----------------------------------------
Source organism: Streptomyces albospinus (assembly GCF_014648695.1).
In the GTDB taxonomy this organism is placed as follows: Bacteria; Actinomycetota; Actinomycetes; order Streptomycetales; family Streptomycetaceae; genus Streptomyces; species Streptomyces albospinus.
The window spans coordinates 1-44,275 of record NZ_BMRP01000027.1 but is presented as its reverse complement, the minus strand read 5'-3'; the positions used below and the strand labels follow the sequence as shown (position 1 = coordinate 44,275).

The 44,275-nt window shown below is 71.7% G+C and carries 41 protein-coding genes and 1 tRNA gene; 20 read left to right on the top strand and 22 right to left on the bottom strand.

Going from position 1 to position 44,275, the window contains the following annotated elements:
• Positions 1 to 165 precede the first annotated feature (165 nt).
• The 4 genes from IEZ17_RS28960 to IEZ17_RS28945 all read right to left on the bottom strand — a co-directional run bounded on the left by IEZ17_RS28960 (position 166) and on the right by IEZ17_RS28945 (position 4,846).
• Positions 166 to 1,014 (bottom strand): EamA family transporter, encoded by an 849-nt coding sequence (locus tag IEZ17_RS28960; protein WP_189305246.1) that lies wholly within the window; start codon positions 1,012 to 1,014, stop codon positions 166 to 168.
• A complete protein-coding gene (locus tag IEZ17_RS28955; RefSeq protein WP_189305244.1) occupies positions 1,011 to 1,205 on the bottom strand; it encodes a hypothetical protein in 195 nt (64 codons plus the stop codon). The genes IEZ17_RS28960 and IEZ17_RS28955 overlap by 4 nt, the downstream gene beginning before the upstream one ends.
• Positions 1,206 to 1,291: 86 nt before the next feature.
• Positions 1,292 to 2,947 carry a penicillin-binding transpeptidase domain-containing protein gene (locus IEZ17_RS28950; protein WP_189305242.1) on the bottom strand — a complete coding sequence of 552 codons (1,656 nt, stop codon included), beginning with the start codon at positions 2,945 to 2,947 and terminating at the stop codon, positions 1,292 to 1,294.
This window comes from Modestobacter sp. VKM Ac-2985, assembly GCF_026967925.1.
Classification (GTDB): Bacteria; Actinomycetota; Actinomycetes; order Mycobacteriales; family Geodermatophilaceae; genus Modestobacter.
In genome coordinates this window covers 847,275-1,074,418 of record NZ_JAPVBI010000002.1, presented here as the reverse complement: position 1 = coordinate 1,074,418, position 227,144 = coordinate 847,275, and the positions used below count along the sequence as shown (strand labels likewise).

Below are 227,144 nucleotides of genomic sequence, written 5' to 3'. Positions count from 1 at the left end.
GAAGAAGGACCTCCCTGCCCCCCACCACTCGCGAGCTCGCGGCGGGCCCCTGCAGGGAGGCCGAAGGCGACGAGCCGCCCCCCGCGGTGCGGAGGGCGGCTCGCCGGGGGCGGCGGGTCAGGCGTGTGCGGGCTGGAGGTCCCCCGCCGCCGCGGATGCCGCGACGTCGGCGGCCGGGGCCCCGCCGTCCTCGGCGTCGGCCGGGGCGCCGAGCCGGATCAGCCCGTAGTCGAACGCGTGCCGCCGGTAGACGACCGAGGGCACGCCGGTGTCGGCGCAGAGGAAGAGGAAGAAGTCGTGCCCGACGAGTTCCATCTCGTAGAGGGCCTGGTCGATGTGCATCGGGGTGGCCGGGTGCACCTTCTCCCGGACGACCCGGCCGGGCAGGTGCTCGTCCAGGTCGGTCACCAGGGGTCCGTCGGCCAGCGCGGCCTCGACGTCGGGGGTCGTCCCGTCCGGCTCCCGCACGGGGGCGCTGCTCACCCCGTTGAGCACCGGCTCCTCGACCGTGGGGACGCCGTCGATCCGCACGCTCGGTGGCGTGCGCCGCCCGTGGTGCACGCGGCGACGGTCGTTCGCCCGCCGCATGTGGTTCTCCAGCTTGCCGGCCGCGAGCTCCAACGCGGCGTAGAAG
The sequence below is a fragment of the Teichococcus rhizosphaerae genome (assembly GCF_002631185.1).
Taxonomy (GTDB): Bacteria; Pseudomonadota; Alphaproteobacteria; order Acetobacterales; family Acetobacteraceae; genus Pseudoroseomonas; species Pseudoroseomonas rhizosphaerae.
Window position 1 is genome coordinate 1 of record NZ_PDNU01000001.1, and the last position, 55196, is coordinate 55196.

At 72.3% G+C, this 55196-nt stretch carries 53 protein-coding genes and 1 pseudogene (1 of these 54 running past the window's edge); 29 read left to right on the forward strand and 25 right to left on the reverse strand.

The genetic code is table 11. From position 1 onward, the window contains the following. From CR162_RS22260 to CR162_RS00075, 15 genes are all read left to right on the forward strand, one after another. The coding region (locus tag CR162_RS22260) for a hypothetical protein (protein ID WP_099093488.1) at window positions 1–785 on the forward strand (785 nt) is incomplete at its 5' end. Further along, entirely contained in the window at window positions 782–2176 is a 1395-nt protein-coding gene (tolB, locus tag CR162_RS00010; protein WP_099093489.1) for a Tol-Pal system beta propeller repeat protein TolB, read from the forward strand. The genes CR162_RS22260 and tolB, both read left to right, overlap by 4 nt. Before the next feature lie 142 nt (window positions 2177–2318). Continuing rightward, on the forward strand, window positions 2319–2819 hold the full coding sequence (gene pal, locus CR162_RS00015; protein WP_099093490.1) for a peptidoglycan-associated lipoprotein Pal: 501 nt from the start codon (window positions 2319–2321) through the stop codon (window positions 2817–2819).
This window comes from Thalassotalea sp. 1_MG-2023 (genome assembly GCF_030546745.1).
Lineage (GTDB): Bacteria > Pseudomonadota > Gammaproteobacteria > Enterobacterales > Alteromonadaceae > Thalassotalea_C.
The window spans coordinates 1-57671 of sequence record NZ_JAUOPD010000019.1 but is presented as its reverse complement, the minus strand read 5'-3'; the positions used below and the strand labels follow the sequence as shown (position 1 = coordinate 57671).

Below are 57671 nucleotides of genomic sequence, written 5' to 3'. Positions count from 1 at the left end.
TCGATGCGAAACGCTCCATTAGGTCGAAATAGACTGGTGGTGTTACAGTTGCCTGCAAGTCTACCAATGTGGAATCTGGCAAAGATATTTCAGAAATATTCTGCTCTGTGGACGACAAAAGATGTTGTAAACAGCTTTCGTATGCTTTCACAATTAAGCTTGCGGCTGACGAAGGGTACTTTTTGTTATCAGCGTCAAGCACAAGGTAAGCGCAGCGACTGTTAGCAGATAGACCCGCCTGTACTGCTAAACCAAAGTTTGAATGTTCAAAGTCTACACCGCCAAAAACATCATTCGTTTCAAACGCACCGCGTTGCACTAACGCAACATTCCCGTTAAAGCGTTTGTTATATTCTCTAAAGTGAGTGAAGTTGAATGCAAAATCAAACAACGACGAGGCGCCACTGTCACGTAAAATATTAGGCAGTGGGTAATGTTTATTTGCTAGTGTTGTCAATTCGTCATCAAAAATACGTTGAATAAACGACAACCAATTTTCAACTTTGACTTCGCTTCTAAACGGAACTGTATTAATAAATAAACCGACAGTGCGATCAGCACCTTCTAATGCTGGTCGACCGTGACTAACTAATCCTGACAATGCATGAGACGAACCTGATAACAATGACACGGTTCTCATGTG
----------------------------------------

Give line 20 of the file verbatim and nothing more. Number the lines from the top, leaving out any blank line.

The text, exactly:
At 72.3% G+C, this 55196-nt stretch carries 53 protein-coding genes and 1 pseudogene (1 of these 54 running past the window's edge); 29 read left to right on the forward strand and 25 right to left on the reverse strand.